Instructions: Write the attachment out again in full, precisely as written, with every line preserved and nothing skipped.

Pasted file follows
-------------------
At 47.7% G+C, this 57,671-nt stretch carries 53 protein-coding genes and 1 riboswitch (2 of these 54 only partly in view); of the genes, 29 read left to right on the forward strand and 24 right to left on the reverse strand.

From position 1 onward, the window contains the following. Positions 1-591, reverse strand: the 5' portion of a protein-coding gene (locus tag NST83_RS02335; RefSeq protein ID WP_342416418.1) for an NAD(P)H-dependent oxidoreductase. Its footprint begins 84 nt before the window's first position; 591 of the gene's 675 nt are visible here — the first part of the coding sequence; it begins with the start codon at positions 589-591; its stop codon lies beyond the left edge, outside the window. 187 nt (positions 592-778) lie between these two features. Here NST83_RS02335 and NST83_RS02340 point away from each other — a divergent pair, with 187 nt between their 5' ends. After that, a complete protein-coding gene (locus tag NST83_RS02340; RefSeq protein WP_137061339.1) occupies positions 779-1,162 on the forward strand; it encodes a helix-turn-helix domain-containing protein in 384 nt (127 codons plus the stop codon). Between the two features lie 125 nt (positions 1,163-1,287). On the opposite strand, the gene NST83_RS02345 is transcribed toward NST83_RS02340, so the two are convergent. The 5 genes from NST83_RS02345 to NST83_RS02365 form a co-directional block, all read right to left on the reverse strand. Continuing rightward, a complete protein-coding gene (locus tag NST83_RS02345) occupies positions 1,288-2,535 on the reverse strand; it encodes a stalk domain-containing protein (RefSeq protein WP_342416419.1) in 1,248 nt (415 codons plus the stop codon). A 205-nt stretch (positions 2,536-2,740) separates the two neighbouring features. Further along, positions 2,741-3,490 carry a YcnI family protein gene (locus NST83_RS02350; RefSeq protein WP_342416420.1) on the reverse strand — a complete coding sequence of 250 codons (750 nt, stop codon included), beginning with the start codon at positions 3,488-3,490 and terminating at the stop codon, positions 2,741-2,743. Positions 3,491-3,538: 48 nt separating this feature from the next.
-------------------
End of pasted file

At 47.7% G+C, this 57,671-nt stretch carries 53 protein-coding genes and 1 riboswitch (2 of these 54 only partly in view); of the genes, 29 read left to right on the forward strand and 24 right to left on the reverse strand.

From position 1 onward, the window contains the following. Positions 1-591, reverse strand: the 5' portion of a protein-coding gene (locus tag NST83_RS02335; RefSeq protein ID WP_342416418.1) for an NAD(P)H-dependent oxidoreductase. Its footprint begins 84 nt before the window's first position; 591 of the gene's 675 nt are visible here — the first part of the coding sequence; it begins with the start codon at positions 589-591; its stop codon lies beyond the left edge, outside the window. 187 nt (positions 592-778) lie between these two features. Here NST83_RS02335 and NST83_RS02340 point away from each other — a divergent pair, with 187 nt between their 5' ends. After that, a complete protein-coding gene (locus tag NST83_RS02340; RefSeq protein WP_137061339.1) occupies positions 779-1,162 on the forward strand; it encodes a helix-turn-helix domain-containing protein in 384 nt (127 codons plus the stop codon). Between the two features lie 125 nt (positions 1,163-1,287). On the opposite strand, the gene NST83_RS02345 is transcribed toward NST83_RS02340, so the two are convergent. The 5 genes from NST83_RS02345 to NST83_RS02365 form a co-directional block, all read right to left on the reverse strand. Continuing rightward, a complete protein-coding gene (locus tag NST83_RS02345) occupies positions 1,288-2,535 on the reverse strand; it encodes a stalk domain-containing protein (RefSeq protein WP_342416419.1) in 1,248 nt (415 codons plus the stop codon). A 205-nt stretch (positions 2,536-2,740) separates the two neighbouring features. Further along, positions 2,741-3,490 carry a YcnI family protein gene (locus NST83_RS02350; RefSeq protein WP_342416420.1) on the reverse strand — a complete coding sequence of 250 codons (750 nt, stop codon included), beginning with the start codon at positions 3,488-3,490 and terminating at the stop codon, positions 2,741-2,743. Positions 3,491-3,538: 48 nt separating this feature from the next.